Women in tech! Help us inspire the next generation

On Ada Lovelace Apps for Good, Capgemini and Tech Partnership are teaming up to launch the TechFuture Women’s Network. In this blog Apps for Good’s co-CEO Debbie Forster  explains how the Network seeks to tackle the gender imbalance in the technology industry.

Ada Lovelace Day is an international day to celebrate the achievements of women in science, technology, engineering and maths (STEM) and for us it’s the perfect time to look towards the next generation of women in STEM. We are proud to team up with Capgemini and the Tech Partnership today to launch the TechFuture Women’s Network, an initiative which will use the energy of female role models to alter perceptions of the industry, and help to build a more diverse and tech savvy workforce.

We’re asking women working in the digital and technology sector to join the TechFuture Women’s Network, a community of professionals taking part in programmes that promote technology in schools.

We’re delighted that the first opportunity available to members of the TechFuture Women’s Network is to join our Apps for Good Expert Community. Members of our Expert Community share their skills and knowledge with our student teams as they develop ideas for apps – getting loads of energy, inspiration and new perspectives in return.

Help us inspire a generation of girls in tech like the I'm Okay team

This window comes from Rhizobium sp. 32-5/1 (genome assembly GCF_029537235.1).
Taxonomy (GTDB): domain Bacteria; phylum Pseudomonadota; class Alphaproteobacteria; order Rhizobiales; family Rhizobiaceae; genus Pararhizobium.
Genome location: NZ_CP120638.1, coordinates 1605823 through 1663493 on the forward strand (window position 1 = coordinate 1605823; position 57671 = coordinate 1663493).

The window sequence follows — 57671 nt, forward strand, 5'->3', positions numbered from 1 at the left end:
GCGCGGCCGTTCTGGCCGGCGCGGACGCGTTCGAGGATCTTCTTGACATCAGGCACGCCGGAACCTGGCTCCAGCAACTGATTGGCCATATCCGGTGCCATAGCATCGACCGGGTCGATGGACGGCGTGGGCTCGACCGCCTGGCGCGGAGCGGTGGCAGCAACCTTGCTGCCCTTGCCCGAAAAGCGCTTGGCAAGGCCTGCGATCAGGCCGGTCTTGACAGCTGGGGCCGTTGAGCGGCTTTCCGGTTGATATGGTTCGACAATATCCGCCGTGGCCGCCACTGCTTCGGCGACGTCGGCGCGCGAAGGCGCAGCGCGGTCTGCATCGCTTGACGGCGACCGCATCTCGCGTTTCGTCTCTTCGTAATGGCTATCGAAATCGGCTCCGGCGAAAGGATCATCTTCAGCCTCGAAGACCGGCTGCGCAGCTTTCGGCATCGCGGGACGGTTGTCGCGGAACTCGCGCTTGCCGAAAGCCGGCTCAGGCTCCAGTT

Help us inspire a generation of girls in tech like the I’m Okay team

Industry role models can be an important part of careers advice and this is especially true for technology. The technology sector is complex and constantly in flux, so it can be difficult to get beyond job titles. Having someone visit the classroom or connect online and speak about their day-to-day job or how their company works can widen students’ perspectives. This is especially important for your female students. Although uptake of computing A-levels by girls has increased this year by around 45 per cent, they lag far behind boys, making up just 8% of this year’s A-levels (that’s only 456 girls or 0.1 per cent of the entire A-level cohort). Part of the problem is that girls still see computing as ‘geeky’ and ‘male’, but you can help counter these stereotypes by establishing female role models for both your male and female students. This will contribute towards a new “norm” in the eyes of both genders and help the girls who then make these choices feel more accepted. We hope that the increasing number of women who join our Expert Community via the TechFuture Women’s Network will help us establish this new norm.

Over the next few months the Network will grow to include more opportunities for TechFuture Women to mentor and inspire young people by showing them the range of opportunities within the technology sector. By joining the Network here you will automatically become an Apps for Good Expert as well as receive updates and invitations to future initiatives. We look forward to working with you to inspire the next generation of women in tech!